December 2019 / January 2020, Issue 221

Welcome to the Club of Amsterdam Journal.

Contract for the Web
A global plan of action to make our online world safe and empowering for everyone

The Web was designed to bring people together and make knowledge freely available. It has changed the world for good and improved the lives of billions. Yet, many people are still unable to access its benefits and, for others, the Web comes with too many unacceptable costs.

Everyone has a role to play in safeguarding the future of the Web. The Contract for the Web was created by representatives from over 80 organizations, representing governments, companies and civil society, and sets out commitments to guide digital policy agendas. To achieve the Contract’s goals, governments, companies, civil society and individuals must commit to sustained policy development, advocacy, and implementation of the Contract text.

Tim Berners-Lee, inventor of the World Wide Web: “For a long time, 20 years, I thought all I had to do was keep it, just keep it free and open and people will do wonderful things, Then in fact if you look and talk to people on the street now there’s been a big change. I think this has been been a tipping point.”

The Future Now Show December 2019 about Emotional Intelligence with Luis Daniel Maldonado Fonken
"Technology and humanity can rise together and in harmony with each other. Technology-human interaction enables human brain performance enhancement and development of human competences. Artificial Intelligence cannot replace. Luis applies new human inclusive model for circular economy and provides measurement and enhancement of circular-innovation capacity. He talks about his insights in circular economy, gender equity, technology 4.0 and human competences (emotional collective intelligence)." - Luis Daniel Maldonado Fonken

The Future Now Show January 2020 about Content Creators with Katie King
Katie aka Miss Metaverse, content creator, podcast producer, futurist, speaker and media personality talks about her recent experiences with social media and content creation in the States, but also in Asia - what happened and what needs to happen.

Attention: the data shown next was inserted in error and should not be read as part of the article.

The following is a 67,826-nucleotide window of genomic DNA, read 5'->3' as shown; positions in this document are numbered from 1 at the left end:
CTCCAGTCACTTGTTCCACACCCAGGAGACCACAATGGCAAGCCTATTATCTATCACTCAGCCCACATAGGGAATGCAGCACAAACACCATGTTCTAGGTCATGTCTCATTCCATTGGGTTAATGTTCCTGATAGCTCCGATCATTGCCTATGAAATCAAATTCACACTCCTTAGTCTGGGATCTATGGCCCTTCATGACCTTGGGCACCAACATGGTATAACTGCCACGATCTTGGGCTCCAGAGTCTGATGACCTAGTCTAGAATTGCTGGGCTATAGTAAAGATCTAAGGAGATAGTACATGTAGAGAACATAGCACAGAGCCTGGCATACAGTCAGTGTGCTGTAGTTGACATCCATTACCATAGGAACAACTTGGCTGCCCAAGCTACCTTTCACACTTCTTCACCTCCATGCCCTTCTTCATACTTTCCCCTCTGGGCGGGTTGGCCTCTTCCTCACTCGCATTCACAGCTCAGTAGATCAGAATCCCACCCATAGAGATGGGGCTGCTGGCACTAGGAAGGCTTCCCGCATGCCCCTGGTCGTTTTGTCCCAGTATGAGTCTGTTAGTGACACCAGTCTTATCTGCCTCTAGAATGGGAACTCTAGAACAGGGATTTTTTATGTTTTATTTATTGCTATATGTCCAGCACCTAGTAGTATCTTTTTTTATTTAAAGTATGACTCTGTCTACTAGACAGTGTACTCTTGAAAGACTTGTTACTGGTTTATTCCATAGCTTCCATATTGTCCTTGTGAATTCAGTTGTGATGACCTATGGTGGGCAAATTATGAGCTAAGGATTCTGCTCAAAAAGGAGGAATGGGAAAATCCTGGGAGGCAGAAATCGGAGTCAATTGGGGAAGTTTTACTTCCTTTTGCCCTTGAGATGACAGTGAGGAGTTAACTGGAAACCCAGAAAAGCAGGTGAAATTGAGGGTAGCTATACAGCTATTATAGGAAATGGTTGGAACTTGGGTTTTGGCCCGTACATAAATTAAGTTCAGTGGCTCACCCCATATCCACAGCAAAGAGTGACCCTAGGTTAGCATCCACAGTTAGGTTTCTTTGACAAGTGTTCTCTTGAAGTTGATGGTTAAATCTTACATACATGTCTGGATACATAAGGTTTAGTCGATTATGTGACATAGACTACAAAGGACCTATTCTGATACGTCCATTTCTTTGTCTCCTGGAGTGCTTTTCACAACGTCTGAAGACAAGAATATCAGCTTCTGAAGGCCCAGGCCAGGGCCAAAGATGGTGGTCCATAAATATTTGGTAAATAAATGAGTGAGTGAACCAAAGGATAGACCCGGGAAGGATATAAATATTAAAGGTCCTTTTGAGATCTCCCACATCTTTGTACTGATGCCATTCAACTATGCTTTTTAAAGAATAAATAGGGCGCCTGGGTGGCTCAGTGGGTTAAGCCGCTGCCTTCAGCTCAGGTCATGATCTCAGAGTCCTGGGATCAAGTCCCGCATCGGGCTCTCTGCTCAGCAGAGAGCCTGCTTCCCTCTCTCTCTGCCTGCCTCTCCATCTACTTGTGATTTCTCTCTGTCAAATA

Felix B Bopp, Founder & Chairman


Creative intelligence in organisations by Annedien Hoen

Volumetric display

The Future Now Show
Emotional Intelligence with Luis Daniel Maldonado Fonken
Content Creators with Katie King

The Vegetarian Butcher

News about the Future: first fully rechargeable lithium-carbon dioxide battery / MIT report examines how to make technology work for society


Recommended Book: Handbook of Collective Intelligence Edited by Thomas W. Malone and Michael S. Bernstein

Light pollution

Climate Change Success Story: TeamTrees

Futurist Portrait: Richard Yonck

Club of Amsterdam Search
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yCreative intelligence in organisations

Insights for executives

by Annedien Hoen

Setting the wheels of innovation in motion.

The 21st century is in full swing. Change is picking up speed, becomes more complex and opportunities are emerging in places where we don’t expect them. CEO’s and senior executives have a lot on their plates. It is time to make sense of what is happening and adopt new mindsets and strategies.

Which challenges are organisations facing now?

  • Responding to the growing tidal wave of technological developments that is headed our way. Change happens within months instead of years now: the Fourth Industrial Revolution, characterized by velocity, scope and systems impact (Klaus Schwab). Kevin Kelly refers to this as the technium.
  • Leveraging the potential that is in people, making them not just smart (they are highly educated) but also more creative, skilled and confident about navigating through chaos and uncertainty.
    Organisations are filled to the brim with intelligent people, but can they adapt quickly, thoroughly analyze problems and show initiative when it is and isn’t expected of them? They have to become able to navigate complex situations and uncertainty and do what is needed to move forward.
  • Embodying innovation instead of treating it as an isolated activity with a pipeline bringing products to market. Organizational forms have to reflect the dynamics of the market and society and be fundamentally innovative, have all the relevant processes in place and be willing to become a fluid entity instead of a rigid vehicle.
  • Attracting and retaining talent and highly skilled people.
    It is not possible to automate talent, the added value of sharp minds or the wisdom of highly specialized and experienced people. They will be in higher demand than ever.
  • Creating new business models in a volatile economy.
    When the message is that ‘all bets are off’, how do you allocate your resources? When down is up and up is down, how do you create a blueprint for your future? Maybe business models are a thing of the past and perhaps organisations need business attitudes, business principles and business dynamics navigators.
  • Creating a corporate culture that engages and challenges people as well as provides them with structure and security to hold the space for their growth.
    In order to truly activate people, sincere freedom is required. In order to learn and experiment an underlying texture of facilitation and direction is required. It is easy to be too lenient (“Just try some stuff, whatever!”) or be too controlling (“Experiment, but make sure it makes sense and is profitable from the beginning!”).